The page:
Red Sox avoid arbitration with Jarrod Saltalamacchia

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The Red Sox still have little idea what their catching situation will be next year, but they did secure one option on Thursday, agreeing to terms with Jarrod Saltalamacchia on a non-guaranteed $750,000 deal.

The contract will pay him $250,000 if he spends the season in the minors.

Despite collecting just 24 major league at-bats this season, Salty was eligible for arbitration for the first time.  Since debuting with the Braves in 2007, he’s hit .248/.315/.386 with 23 homers in 813 major league at-bats.  Unfortunately, his best year was his first season, when he hit 11 of those homers.

Given his spotty track record both offensively and defensively, Salty probably won’t be promised anything entering 2011.  Like most arbitration contracts, this isn’t guaranteed, meaning the Red Sox could cut him next spring and pay him just one-sixth or one-quarter of the total amount, depending on the timing.

Oddly enough, Salty might actually have a better chance of making the team next year if the Red Sox downgrade from Victor Martinez at catcher.  The team would probably prefer a strong defender as a backup if they’re able to retain the free agent.

On the other hand, the Red Sox could pursue someone like Gregg Zaun or Rod Barajas and give Salty an opportunity to win the job in spring training.  That inexpensive solution would free up cash to re-sign Adrian Beltre and upgrade the outfield.  It’d be a risk, but should Salty disappoint in Boston like he did in Texas, the team would have a veteran ready to step in and could trade for another veteran at the deadline.

Josh Johnson retires from baseball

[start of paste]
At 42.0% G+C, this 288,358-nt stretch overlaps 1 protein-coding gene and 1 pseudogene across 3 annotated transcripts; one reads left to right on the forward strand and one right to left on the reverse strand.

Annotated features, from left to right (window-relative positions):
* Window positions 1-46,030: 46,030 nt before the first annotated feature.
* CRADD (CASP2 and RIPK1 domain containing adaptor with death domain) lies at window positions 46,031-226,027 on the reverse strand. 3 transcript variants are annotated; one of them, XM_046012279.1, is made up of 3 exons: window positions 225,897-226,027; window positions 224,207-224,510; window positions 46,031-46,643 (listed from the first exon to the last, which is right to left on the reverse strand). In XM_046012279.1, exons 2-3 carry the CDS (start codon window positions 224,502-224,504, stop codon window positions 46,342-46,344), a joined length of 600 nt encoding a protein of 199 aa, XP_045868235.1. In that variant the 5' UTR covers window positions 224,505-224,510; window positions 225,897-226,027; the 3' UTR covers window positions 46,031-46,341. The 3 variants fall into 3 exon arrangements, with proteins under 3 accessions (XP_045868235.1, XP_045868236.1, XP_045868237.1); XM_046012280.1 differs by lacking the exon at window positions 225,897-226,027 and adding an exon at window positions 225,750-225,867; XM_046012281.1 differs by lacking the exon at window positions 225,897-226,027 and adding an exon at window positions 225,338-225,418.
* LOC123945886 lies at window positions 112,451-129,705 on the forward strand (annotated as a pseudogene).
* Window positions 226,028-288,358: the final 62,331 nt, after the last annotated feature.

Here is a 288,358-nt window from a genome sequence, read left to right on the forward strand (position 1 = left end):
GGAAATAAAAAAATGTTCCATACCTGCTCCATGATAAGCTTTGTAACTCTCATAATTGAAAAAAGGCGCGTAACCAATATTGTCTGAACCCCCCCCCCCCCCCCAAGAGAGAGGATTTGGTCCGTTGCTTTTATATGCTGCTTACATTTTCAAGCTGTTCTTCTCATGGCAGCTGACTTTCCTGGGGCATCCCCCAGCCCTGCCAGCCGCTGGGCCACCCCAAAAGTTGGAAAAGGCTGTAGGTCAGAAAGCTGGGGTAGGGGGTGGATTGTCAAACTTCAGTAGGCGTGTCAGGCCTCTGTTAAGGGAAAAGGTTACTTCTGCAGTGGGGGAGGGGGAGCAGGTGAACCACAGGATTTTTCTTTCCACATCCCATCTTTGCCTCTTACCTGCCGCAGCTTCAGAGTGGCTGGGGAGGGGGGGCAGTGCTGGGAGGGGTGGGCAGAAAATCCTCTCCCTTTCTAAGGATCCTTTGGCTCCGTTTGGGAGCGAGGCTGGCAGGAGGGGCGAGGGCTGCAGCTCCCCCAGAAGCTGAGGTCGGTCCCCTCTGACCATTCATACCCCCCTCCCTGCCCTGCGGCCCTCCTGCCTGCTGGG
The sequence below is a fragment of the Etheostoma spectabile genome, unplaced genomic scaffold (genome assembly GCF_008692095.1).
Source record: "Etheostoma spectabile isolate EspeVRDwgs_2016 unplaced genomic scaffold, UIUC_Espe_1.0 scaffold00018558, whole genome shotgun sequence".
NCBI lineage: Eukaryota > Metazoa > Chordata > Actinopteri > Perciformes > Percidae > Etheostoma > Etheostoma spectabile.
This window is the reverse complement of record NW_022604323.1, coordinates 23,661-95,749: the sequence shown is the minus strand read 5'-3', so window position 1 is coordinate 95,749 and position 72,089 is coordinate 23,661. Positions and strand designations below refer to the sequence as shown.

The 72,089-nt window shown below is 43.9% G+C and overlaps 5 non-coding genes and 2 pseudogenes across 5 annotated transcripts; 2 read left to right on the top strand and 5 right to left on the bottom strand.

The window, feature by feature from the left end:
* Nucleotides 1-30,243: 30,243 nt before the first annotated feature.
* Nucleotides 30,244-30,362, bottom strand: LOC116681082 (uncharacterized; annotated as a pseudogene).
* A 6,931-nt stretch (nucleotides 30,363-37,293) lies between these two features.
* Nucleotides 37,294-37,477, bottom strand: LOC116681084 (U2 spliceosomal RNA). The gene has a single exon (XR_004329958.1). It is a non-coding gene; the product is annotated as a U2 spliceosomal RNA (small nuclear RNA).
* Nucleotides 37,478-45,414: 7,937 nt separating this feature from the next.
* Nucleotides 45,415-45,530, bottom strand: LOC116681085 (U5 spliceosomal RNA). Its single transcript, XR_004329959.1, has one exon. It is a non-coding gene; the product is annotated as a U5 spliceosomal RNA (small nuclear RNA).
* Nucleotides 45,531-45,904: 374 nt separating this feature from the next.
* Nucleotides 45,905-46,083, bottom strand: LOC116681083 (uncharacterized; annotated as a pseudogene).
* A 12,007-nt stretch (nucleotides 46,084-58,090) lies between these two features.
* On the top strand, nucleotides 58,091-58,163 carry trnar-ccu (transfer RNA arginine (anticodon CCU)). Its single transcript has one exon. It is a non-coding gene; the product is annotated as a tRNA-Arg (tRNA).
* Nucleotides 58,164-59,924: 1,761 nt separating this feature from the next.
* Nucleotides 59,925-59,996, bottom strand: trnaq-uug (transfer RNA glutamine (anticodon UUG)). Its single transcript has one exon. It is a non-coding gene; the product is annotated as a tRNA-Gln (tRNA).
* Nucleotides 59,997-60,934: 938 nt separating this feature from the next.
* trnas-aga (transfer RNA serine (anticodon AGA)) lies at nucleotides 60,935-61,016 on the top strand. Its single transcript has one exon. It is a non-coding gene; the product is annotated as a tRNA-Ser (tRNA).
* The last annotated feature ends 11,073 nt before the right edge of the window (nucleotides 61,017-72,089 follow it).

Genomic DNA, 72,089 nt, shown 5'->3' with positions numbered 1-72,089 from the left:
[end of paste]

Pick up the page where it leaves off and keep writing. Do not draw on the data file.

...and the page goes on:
PEORIA, AZ - FEBRUARY 21: Josh Johnson #55 of the San Diego Padres poses during Picture Day on February 21, 2014 at the Peoria Sports Complex in Peoria, Arizona. (Photo by Mike McGinnis/Getty Images)
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Oft-injured pitcher Josh Johnson is retiring from baseball, ESPN’s Jerry Crasnick is reporting.

Johnson, 32, hasn’t pitched in the majors since 2013. The right-hander underwent his third Tommy John surgery in September 2015 but wasn’t able to bounce back.

Johnson spent most of his career with the Marlins, but also pitched for the Blue Jays in the big leagues, as well as the Padres in the minors. He retires with a career 3.40 ERA, 915 strikeouts across 998 innings in the majors, and two All-Star nominations. Johnson led the National League with a 2.30 ERA in 2010, finishing fifth in NL Cy Young Award balloting. One wonders what he could have accomplished if he was able to stay healthy.

Report: Angels close to a multi-year deal with Luis Valbuena

HOUSTON, TX - JULY 08:  Luis Valbuena #18 of the Houston Astros hits a three run walkoff home run in the ninth inning to defeat the Oakland Athletics 10-9 at Minute Maid Park on July 8, 2016 in Houston, Texas.  (Photo by Bob Levey/Getty Images)
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The Angels are nearing a multi-year deal with free agent third baseman Luis Valbuena, Jeff Fletcher of the Orange County Register reports. It’s believed to be a two-year contract with a third-year option.

Valbuena, 31, hit .260/.357/.459 with 13 home runs and 40 RBI in 342 plate appearances in 2016. He missed most of the second half with a hamstring injury, for which he underwent surgery in late August.

Valbuena has played a majority of his career at third base, but also has extensive experience at second base and has racked up innings at first base and shortstop as well. He won’t play every day for the Angels, as Yunel Escobar lays claim to third base and C.J. Cron first base, but he will give them flexibility and a left-handed bat off the bench.